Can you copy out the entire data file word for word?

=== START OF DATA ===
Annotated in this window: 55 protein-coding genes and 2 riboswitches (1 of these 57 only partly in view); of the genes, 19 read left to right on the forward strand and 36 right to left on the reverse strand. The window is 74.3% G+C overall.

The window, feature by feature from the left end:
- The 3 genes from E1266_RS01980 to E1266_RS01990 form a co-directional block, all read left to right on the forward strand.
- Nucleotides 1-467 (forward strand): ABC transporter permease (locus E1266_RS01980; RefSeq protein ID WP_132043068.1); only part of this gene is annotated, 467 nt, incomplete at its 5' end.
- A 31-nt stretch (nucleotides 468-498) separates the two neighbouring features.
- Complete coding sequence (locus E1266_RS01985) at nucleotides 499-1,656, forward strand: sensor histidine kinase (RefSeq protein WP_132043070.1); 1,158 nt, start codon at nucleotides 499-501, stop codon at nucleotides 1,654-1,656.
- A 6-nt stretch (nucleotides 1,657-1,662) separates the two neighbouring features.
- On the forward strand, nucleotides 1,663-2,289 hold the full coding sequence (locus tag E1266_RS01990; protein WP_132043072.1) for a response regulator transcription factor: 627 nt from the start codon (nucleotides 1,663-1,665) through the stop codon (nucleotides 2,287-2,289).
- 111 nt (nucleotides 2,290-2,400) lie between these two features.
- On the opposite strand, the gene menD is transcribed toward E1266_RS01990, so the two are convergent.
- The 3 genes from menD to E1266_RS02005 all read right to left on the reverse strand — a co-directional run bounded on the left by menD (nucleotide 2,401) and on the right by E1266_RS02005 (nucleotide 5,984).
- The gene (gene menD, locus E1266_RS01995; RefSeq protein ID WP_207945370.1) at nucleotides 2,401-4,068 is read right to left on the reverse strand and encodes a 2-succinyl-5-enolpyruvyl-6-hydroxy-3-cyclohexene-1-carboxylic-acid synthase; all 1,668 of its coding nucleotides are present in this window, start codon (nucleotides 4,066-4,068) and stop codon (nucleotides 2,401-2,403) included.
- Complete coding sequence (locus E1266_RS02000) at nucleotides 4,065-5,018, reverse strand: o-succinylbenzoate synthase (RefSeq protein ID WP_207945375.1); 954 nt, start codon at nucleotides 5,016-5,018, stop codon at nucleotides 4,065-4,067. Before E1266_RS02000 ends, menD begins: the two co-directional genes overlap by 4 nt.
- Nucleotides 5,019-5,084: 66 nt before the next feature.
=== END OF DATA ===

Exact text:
Annotated in this window: 55 protein-coding genes and 2 riboswitches (1 of these 57 only partly in view); of the genes, 19 read left to right on the forward strand and 36 right to left on the reverse strand. The window is 74.3% G+C overall.

The window, feature by feature from the left end:
- The 3 genes from E1266_RS01980 to E1266_RS01990 form a co-directional block, all read left to right on the forward strand.
- Nucleotides 1-467 (forward strand): ABC transporter permease (locus E1266_RS01980; RefSeq protein ID WP_132043068.1); only part of this gene is annotated, 467 nt, incomplete at its 5' end.
- A 31-nt stretch (nucleotides 468-498) separates the two neighbouring features.
- Complete coding sequence (locus E1266_RS01985) at nucleotides 499-1,656, forward strand: sensor histidine kinase (RefSeq protein WP_132043070.1); 1,158 nt, start codon at nucleotides 499-501, stop codon at nucleotides 1,654-1,656.
- A 6-nt stretch (nucleotides 1,657-1,662) separates the two neighbouring features.
- On the forward strand, nucleotides 1,663-2,289 hold the full coding sequence (locus tag E1266_RS01990; protein WP_132043072.1) for a response regulator transcription factor: 627 nt from the start codon (nucleotides 1,663-1,665) through the stop codon (nucleotides 2,287-2,289).
- 111 nt (nucleotides 2,290-2,400) lie between these two features.
- On the opposite strand, the gene menD is transcribed toward E1266_RS01990, so the two are convergent.
- The 3 genes from menD to E1266_RS02005 all read right to left on the reverse strand — a co-directional run bounded on the left by menD (nucleotide 2,401) and on the right by E1266_RS02005 (nucleotide 5,984).
- The gene (gene menD, locus E1266_RS01995; RefSeq protein ID WP_207945370.1) at nucleotides 2,401-4,068 is read right to left on the reverse strand and encodes a 2-succinyl-5-enolpyruvyl-6-hydroxy-3-cyclohexene-1-carboxylic-acid synthase; all 1,668 of its coding nucleotides are present in this window, start codon (nucleotides 4,066-4,068) and stop codon (nucleotides 2,401-2,403) included.
- Complete coding sequence (locus E1266_RS02000) at nucleotides 4,065-5,018, reverse strand: o-succinylbenzoate synthase (RefSeq protein ID WP_207945375.1); 954 nt, start codon at nucleotides 5,016-5,018, stop codon at nucleotides 4,065-4,067. Before E1266_RS02000 ends, menD begins: the two co-directional genes overlap by 4 nt.
- Nucleotides 5,019-5,084: 66 nt before the next feature.